It means that I’m American, it means that there’s no such thing as a definitive or a quintessential American. It means that Filipinos are here and they have been here, and they’ve invested a lot in this country. It’s also a way of affirming [our] presence here. I think, also, in the wrong context, it’s a way of marginalization; people can put you to the side because of it. It means a lot of different things.
— Lysley Tenorio

Thus: what's the value in accepting work that is varied in content, submitter, and diaspora?

I believe there is value, and that value is this: dialogue. Critical dialogue. Shared dialogue. Open dialogue. Dialogue that is beyond the community, dialogue that is in communication with others whose lives and cultures share, intersect, and reveal the post-traumatic colonized body of all who are lost and adrift. It means that we aren't pigeonholing ourselves; it means that we are not putting our voices to the side; it means we are fracturing the mainstream by implanting our voices right up front and center.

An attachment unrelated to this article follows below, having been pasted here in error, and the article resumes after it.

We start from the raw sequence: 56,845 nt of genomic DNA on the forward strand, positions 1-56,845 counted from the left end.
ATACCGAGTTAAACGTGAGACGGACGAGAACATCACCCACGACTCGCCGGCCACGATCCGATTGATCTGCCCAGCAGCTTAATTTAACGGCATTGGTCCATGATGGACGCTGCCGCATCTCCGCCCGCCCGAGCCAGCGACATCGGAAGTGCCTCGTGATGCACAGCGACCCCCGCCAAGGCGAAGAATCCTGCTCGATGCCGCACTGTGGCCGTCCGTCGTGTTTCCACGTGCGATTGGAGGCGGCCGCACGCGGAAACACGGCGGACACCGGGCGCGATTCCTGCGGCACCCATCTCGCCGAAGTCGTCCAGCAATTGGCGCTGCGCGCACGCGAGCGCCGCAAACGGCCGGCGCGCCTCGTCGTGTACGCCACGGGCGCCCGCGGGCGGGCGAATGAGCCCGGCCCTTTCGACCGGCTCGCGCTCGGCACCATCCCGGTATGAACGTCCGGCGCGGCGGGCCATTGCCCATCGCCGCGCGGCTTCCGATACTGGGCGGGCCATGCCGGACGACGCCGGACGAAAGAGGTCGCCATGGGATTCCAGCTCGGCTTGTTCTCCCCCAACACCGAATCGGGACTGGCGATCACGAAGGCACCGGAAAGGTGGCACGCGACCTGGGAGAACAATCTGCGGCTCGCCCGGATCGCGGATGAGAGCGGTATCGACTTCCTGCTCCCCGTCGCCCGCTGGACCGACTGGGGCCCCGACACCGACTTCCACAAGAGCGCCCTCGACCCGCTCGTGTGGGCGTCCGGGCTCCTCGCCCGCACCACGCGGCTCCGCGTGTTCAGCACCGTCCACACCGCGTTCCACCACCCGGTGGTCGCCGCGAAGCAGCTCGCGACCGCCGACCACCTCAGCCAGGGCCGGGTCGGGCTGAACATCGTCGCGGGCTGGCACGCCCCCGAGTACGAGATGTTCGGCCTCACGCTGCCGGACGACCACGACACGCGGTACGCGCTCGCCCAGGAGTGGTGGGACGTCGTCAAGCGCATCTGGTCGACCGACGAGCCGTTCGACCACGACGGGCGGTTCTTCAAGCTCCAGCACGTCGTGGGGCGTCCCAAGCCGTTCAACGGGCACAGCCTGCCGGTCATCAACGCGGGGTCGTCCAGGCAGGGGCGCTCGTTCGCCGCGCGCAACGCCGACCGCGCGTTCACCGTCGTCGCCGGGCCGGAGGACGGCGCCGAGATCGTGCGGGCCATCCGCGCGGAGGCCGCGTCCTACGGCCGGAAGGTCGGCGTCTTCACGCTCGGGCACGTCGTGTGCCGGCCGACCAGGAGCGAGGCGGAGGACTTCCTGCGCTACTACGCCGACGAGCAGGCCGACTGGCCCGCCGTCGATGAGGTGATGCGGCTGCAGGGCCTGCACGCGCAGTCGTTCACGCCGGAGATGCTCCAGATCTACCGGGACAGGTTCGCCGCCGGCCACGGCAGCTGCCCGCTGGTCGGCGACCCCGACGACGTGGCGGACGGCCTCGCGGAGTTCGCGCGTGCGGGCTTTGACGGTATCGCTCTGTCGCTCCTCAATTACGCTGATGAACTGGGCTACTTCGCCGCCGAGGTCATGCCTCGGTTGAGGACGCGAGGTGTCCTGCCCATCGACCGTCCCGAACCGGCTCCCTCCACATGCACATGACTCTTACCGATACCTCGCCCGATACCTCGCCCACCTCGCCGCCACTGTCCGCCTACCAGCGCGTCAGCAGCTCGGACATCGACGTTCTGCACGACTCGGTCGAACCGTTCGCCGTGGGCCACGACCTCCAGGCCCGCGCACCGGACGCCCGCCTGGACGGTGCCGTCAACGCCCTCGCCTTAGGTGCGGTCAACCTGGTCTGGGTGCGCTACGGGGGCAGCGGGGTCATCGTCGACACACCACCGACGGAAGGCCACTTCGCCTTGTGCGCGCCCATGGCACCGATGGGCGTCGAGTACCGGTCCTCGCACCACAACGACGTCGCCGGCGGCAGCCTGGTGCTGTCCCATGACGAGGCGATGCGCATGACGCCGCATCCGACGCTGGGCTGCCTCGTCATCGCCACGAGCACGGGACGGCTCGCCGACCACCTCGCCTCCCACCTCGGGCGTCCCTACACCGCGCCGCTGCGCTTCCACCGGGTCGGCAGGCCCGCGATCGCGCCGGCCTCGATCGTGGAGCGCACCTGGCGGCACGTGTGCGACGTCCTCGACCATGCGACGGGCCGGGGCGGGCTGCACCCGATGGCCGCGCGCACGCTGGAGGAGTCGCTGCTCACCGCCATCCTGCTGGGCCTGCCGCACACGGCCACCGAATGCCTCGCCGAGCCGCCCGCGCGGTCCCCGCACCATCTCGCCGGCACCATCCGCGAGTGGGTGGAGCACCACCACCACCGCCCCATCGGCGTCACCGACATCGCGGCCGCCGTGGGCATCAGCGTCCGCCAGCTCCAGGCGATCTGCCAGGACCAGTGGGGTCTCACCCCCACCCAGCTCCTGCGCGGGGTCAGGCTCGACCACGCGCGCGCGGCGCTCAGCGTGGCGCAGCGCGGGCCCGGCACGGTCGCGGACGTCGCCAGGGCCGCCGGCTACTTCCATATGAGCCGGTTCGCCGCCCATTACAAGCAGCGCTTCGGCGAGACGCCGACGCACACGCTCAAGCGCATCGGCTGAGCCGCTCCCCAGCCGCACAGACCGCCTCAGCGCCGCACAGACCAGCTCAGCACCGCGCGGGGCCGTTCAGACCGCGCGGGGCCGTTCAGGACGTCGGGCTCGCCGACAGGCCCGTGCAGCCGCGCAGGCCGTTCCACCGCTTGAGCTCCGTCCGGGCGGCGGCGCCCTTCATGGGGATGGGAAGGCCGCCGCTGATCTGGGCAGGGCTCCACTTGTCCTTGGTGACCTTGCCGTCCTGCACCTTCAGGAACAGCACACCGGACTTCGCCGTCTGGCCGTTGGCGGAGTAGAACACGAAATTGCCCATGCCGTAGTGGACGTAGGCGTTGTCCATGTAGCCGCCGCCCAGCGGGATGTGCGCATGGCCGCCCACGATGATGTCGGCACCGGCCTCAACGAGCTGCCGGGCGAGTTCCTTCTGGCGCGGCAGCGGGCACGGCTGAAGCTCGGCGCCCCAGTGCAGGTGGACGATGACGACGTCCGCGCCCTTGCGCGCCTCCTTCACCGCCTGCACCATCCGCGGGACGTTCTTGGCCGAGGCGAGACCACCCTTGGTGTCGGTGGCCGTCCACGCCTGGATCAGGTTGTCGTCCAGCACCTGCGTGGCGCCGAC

It means that our voices matter. That our voices are not just "ethnic based." We are more than that, and we have always been more than that.

It is why, yesterday, when I received an anonymous comment from someone within our community, who was disappointed in TAYO for removing our culture/ethnic-based theme, I had to sit and think and concentrate on what exactly they were responding to. What was it that triggered this emotive, divisive response? Why was there anger to TAYO's growth as a literary space? This is what they said: